Just about 50 years ago, a headline jolted George Bodem when he picked up his Minneapolis Morning Tribune: "43 DIE IN NWA JET CRASH."

The Feb. 13, 1963, front page featured photos of six of the eight Minneapolis-based crew members who died when their plane crashed 42 miles southwest of Miami's airport, breaking apart as it flew into a storm over the Everglades.

The black and white image of 25-year-old flight attendant Virginia Lee Younkin didn't reflect her cobalt-blue eyes. But 50 years later, those eyes still haunt Bodem.

Seven summers earlier, back home from Dartmouth College, Bodem had stopped by the soda fountain at Clancy Drug at the corner of 50th and Halifax in Edina, where Younkin worked at the time and grabbed his attention immediately.

"It was one of those moments -- bam!" he recalled.

They dated a few times -- nothing too serious -- as Younkin's charismatic beauty landed her the title of Miss Edina. She rode as royalty in the Aquatennial parade and was named the queen of something called the Gopher State Timing Association hot rod and custom car show.

Younkin, known as Lee, majored in Spanish at the University of Minnesota and planned to use her language skills in government work.

The daughter of a Honeywell executive, she lived in a Richfield apartment after her father was transferred to Dallas. After the crash, her parents requested no memorials or flowers.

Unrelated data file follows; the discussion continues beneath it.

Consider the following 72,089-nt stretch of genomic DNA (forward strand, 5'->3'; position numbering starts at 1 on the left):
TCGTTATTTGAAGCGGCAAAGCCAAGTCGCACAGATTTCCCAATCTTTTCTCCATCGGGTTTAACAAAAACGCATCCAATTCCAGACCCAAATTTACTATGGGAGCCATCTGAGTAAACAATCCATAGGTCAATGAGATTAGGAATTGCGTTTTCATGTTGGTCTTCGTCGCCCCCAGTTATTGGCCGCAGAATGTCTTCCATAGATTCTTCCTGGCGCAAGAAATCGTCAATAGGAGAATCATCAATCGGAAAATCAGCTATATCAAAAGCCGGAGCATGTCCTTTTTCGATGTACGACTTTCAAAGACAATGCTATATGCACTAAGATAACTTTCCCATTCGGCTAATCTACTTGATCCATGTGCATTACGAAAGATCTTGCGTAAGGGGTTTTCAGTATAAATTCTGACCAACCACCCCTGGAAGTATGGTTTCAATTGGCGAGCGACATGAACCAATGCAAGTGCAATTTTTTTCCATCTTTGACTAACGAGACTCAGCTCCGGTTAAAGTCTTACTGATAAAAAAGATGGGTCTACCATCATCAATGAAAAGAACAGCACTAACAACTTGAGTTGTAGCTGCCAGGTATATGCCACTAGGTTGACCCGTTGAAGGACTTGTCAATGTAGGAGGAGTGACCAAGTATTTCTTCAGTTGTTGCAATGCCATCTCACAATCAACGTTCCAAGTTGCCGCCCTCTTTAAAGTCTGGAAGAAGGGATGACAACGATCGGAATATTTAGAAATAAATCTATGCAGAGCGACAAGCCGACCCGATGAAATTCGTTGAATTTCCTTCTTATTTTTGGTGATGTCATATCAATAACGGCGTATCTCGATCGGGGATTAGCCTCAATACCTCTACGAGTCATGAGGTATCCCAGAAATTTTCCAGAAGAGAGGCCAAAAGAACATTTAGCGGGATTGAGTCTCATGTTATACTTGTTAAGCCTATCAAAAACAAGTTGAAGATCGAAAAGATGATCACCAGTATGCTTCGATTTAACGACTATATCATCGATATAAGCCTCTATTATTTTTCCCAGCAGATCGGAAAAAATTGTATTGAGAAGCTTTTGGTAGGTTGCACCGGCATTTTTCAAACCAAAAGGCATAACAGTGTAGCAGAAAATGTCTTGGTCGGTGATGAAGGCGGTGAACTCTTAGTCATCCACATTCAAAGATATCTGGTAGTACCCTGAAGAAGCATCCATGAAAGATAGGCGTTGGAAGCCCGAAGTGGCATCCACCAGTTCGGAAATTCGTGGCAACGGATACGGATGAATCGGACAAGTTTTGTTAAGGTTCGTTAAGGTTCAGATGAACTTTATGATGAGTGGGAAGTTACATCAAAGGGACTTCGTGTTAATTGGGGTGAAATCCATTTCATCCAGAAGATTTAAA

"Just like that," Bodem said, "it was as if her life was thrown away."

By the time of the crash, he was climbing the academic ladder as an organic chemist and was engaged to his wife, Mary. They'll celebrate their 50th anniversary in 2014, and have two grown kids and a couple of grandchildren. George spent 25 years as a chemist in the Kodak Research Lab in Rochester, N.Y., working on dyes and instant photography.

After retirement, he and Mary returned to south Minneapolis. When he stops by the Starbucks near where Clancy's once stood, he flashes back to Younkin. He remembers going up to her door at 49th and Maple near where the US Bank now stands.

With the 50th anniversary of her death approaching, Bodem has found a blog about Northwest Flight 705 -- www.tinyurl.com/flight705 -- prepared by family members of one of the victims. He's traded e-mails with some of Younkin's 1954 high school classmates from Monrovia, Calif. He's collected some newspaper clippings about Younkin and the crash, which prompted the airline industry to upgrade cockpit instruments and radar equipment. Safer procedures were developed for pilots flying into storms and turbulence.

One newspaper blogger at the Sun Sentinel in Florida, called it an "air disaster worth remembering" (tinyurl.com/47yztru).

Bodem couldn't agree more. On the 50th anniversary, he'll remember his vivacious friend Lee's blue eyes.